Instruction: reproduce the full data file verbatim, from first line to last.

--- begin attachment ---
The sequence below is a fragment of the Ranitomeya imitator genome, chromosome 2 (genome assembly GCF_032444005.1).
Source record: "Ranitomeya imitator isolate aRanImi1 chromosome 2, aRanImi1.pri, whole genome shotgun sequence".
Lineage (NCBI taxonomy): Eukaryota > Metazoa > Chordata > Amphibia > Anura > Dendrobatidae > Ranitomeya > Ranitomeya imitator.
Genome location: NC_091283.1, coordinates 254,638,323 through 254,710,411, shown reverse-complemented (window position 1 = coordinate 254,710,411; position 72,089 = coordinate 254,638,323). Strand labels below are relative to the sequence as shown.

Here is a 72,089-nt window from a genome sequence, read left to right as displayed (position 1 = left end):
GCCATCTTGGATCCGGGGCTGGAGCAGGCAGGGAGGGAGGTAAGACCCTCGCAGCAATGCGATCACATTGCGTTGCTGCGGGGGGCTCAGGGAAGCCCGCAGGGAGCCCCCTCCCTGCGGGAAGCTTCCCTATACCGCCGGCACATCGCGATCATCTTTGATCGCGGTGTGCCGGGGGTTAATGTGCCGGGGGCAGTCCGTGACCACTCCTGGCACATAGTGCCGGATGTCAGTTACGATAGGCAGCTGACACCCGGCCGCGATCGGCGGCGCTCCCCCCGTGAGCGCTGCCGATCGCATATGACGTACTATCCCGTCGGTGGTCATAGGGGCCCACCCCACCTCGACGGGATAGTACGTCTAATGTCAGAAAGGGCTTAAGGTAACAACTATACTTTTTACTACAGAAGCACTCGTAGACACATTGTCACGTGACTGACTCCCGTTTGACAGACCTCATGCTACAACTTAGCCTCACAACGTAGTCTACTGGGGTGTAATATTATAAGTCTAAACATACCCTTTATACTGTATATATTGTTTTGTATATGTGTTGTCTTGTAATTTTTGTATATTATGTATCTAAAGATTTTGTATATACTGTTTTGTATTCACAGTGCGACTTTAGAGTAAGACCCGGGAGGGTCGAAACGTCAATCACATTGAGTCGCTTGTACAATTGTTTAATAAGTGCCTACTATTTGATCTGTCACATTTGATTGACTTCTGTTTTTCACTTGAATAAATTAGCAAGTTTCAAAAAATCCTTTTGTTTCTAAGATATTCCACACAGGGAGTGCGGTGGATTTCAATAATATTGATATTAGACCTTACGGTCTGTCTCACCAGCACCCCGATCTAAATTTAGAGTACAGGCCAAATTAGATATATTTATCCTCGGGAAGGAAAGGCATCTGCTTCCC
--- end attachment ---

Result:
The sequence below is a fragment of the Ranitomeya imitator genome, chromosome 2 (genome assembly GCF_032444005.1).
Source record: "Ranitomeya imitator isolate aRanImi1 chromosome 2, aRanImi1.pri, whole genome shotgun sequence".
Lineage (NCBI taxonomy): Eukaryota > Metazoa > Chordata > Amphibia > Anura > Dendrobatidae > Ranitomeya > Ranitomeya imitator.
Genome location: NC_091283.1, coordinates 254,638,323 through 254,710,411, shown reverse-complemented (window position 1 = coordinate 254,710,411; position 72,089 = coordinate 254,638,323). Strand labels below are relative to the sequence as shown.

Here is a 72,089-nt window from a genome sequence, read left to right as displayed (position 1 = left end):
GCCATCTTGGATCCGGGGCTGGAGCAGGCAGGGAGGGAGGTAAGACCCTCGCAGCAATGCGATCACATTGCGTTGCTGCGGGGGGCTCAGGGAAGCCCGCAGGGAGCCCCCTCCCTGCGGGAAGCTTCCCTATACCGCCGGCACATCGCGATCATCTTTGATCGCGGTGTGCCGGGGGTTAATGTGCCGGGGGCAGTCCGTGACCACTCCTGGCACATAGTGCCGGATGTCAGTTACGATAGGCAGCTGACACCCGGCCGCGATCGGCGGCGCTCCCCCCGTGAGCGCTGCCGATCGCATATGACGTACTATCCCGTCGGTGGTCATAGGGGCCCACCCCACCTCGACGGGATAGTACGTCTAATGTCAGAAAGGGCTTAAGGTAACAACTATACTTTTTACTACAGAAGCACTCGTAGACACATTGTCACGTGACTGACTCCCGTTTGACAGACCTCATGCTACAACTTAGCCTCACAACGTAGTCTACTGGGGTGTAATATTATAAGTCTAAACATACCCTTTATACTGTATATATTGTTTTGTATATGTGTTGTCTTGTAATTTTTGTATATTATGTATCTAAAGATTTTGTATATACTGTTTTGTATTCACAGTGCGACTTTAGAGTAAGACCCGGGAGGGTCGAAACGTCAATCACATTGAGTCGCTTGTACAATTGTTTAATAAGTGCCTACTATTTGATCTGTCACATTTGATTGACTTCTGTTTTTCACTTGAATAAATTAGCAAGTTTCAAAAAATCCTTTTGTTTCTAAGATATTCCACACAGGGAGTGCGGTGGATTTCAATAATATTGATATTAGACCTTACGGTCTGTCTCACCAGCACCCCGATCTAAATTTAGAGTACAGGCCAAATTAGATATATTTATCCTCGGGAAGGAAAGGCATCTGCTTCCC